Sandwich Lease


DEFINITION of 'Sandwich Lease'

A lease in which a party rents property from the property owner and then subsequently leases it out to another tenant. In a sandwich lease, the primary party is both a lessee and a lessor, meaning that the party both collects rent and pays rent. Not all property owners allow this sort of arrangement.

BREAKING DOWN 'Sandwich Lease'

A sandwich lease involves a party sub-letting what is already being sub-let. This type of leasing arrangement may come about if the primary party signs a long-term lease on a piece of property, but is either unable to use all the space or is looking to vacate.

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  1. What is the process for a building owner depreciating leasehold improvements in a ...

    As long as the building owner is the person or entity that provides leasehold improvements, then the owner can depreciate ... Read Full Answer >>
  2. What kinds of real estate transactions use triple net (NNN) leases?

    A net-net-net lease, also known as a triple net or NNN lease, is a type of real estate lease that requires the tenant to ... Read Full Answer >>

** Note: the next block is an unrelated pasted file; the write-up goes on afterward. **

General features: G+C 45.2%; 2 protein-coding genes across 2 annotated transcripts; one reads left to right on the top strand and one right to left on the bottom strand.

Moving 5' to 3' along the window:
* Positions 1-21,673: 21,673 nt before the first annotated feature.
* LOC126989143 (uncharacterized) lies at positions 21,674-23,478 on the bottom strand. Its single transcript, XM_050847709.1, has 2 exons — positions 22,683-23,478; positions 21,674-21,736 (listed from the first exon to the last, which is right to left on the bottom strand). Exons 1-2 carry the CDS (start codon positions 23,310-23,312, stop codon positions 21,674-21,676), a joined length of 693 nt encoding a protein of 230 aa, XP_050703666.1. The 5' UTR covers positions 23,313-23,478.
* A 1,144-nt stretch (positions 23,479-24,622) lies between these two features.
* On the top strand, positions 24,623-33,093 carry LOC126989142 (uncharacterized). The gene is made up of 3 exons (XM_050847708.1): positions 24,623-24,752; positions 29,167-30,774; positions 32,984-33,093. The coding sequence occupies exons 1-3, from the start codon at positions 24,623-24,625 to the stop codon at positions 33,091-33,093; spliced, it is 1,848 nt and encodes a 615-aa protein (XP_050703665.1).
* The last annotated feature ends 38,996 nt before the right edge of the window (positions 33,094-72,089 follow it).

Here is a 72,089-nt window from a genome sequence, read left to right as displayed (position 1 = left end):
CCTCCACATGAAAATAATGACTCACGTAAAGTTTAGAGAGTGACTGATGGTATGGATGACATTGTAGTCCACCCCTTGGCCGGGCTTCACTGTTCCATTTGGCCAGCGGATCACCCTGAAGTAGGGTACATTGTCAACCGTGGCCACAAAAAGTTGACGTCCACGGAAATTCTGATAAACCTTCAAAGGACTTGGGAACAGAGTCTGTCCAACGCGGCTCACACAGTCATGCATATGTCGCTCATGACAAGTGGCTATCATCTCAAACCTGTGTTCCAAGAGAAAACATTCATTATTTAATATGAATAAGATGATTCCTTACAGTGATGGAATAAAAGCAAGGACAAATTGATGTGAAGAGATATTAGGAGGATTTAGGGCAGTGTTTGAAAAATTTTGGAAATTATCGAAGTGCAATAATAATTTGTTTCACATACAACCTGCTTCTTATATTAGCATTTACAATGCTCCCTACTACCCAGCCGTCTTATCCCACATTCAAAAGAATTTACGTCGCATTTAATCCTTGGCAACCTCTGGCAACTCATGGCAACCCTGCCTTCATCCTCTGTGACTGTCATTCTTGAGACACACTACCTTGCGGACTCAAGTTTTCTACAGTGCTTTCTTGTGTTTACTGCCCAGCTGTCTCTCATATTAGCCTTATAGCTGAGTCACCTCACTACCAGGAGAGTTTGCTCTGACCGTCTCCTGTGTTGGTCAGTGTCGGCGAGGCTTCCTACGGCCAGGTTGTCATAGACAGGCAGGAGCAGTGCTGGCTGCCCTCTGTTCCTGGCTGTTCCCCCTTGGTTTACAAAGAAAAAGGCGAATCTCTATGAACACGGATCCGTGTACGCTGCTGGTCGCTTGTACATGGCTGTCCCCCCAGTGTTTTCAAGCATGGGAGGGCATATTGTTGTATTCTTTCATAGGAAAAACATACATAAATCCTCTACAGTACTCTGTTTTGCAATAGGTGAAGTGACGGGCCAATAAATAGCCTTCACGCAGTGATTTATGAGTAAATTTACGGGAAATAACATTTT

3. How long can a building owner or landlord depreciate a leasehold improvement?

    Leasehold improvements have different depreciation rules depending on whether you are working with U.S. tax basis financial ... Read Full Answer >>
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    Deadweight loss is the cost of market inefficiencies due to government regulations that prohibit natural market equilibrium. ... Read Full Answer >>
  5. Can unearned rent be considered deferred revenue?

    Unearned rent can be considered deferred revenue from the perspective of a landlord or rental company, if that landlord or ... Read Full Answer >>
  6. What are the three "nets" of an NNN lease?

    A triple net (NNN) lease is a type of real estate lease in which the tenant is responsible for paying the building's property ... Read Full Answer >>

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